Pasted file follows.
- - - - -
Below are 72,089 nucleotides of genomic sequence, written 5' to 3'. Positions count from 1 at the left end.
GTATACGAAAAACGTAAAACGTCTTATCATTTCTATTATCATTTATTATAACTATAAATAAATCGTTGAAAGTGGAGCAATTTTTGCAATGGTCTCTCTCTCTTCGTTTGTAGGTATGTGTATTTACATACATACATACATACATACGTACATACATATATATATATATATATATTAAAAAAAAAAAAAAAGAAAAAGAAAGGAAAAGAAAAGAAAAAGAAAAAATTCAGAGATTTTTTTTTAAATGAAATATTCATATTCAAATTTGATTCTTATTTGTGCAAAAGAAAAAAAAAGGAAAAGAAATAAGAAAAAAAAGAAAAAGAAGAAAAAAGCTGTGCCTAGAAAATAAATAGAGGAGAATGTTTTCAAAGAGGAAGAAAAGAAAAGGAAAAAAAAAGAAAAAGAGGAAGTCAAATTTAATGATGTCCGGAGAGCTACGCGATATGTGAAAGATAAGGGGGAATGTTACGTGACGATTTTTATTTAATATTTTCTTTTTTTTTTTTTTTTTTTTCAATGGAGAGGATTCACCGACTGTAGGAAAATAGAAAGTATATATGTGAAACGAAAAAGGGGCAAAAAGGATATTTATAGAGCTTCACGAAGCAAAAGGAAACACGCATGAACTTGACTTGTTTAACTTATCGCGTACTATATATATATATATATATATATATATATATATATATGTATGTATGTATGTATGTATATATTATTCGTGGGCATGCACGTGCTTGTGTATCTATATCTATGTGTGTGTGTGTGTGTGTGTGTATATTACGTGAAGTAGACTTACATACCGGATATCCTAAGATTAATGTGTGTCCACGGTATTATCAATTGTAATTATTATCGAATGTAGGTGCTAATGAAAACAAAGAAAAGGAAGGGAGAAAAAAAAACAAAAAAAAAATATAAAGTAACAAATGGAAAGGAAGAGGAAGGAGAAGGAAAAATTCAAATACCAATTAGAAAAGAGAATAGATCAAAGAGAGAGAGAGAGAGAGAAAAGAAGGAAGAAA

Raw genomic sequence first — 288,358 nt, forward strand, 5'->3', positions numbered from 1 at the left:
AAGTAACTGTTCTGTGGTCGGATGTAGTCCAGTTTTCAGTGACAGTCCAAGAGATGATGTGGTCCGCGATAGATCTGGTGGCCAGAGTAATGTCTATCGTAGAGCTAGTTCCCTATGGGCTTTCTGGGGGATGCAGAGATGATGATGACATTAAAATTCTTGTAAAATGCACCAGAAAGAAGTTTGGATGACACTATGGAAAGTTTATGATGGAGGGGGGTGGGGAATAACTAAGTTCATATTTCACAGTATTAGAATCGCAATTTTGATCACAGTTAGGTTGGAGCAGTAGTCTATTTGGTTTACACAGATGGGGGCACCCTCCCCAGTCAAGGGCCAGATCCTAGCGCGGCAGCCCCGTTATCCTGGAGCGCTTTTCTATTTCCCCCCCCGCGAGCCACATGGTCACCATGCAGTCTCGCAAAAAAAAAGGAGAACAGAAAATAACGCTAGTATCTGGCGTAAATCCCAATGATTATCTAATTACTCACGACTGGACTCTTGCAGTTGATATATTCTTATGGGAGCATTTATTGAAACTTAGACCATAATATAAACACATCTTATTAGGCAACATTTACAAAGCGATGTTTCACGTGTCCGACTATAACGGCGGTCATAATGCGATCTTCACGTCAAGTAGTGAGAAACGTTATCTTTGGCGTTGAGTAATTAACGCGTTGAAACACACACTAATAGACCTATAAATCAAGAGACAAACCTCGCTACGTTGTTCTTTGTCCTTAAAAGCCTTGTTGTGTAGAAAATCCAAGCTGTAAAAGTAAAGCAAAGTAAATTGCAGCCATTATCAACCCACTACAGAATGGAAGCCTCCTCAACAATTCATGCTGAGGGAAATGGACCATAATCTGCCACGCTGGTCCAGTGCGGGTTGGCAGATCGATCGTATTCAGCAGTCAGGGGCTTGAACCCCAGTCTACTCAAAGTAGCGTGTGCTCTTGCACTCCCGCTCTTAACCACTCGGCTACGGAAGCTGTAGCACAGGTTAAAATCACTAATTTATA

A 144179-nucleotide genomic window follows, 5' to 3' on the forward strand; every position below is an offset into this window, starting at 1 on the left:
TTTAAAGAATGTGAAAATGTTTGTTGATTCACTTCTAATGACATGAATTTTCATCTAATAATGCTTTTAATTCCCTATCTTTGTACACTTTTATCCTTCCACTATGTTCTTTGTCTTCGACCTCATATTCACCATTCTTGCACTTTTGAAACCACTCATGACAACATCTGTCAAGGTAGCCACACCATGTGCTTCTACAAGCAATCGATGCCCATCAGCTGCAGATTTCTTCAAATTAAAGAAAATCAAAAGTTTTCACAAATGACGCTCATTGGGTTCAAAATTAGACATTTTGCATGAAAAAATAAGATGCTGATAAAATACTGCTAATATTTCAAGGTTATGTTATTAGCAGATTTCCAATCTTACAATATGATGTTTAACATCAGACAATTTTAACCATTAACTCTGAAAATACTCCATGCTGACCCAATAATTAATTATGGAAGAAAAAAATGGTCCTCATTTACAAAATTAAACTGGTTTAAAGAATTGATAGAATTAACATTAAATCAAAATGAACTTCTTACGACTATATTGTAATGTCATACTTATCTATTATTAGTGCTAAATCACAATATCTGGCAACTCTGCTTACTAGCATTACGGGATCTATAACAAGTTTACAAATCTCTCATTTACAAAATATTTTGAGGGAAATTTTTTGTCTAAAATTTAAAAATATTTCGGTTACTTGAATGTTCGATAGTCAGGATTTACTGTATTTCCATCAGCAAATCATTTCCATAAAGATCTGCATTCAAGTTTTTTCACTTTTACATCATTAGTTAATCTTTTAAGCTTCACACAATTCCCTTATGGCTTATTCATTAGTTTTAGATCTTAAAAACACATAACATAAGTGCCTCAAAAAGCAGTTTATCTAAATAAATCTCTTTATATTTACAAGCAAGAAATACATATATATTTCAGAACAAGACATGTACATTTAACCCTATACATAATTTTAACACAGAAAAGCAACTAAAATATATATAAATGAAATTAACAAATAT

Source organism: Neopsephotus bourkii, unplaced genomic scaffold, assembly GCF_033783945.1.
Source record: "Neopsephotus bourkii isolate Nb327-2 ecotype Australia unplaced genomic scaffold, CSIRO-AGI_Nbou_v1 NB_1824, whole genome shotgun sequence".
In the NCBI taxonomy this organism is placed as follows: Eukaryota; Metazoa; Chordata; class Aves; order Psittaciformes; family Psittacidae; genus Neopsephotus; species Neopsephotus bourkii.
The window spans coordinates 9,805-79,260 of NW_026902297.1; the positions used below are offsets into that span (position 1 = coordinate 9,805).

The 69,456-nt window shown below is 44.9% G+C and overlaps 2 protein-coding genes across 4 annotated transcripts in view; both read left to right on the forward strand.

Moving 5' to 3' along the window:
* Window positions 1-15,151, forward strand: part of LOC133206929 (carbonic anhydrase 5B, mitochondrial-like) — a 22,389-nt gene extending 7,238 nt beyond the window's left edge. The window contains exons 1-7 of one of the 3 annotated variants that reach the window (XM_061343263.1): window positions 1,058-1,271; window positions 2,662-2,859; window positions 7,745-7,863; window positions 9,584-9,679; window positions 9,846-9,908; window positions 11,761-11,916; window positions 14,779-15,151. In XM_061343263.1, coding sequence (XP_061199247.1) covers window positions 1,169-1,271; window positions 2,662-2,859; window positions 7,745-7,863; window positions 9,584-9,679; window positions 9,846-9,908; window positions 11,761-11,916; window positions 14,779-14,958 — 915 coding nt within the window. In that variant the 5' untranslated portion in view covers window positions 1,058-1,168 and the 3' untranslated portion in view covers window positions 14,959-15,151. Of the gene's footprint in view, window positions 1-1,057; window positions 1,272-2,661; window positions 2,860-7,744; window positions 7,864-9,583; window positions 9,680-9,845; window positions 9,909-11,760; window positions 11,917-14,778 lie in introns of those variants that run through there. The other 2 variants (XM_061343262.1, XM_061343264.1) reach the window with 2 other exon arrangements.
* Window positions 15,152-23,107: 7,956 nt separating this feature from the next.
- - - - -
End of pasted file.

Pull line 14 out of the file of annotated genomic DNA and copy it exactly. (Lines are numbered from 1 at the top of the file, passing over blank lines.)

* Window positions 15,152-23,107: 7,956 nt separating this feature from the next.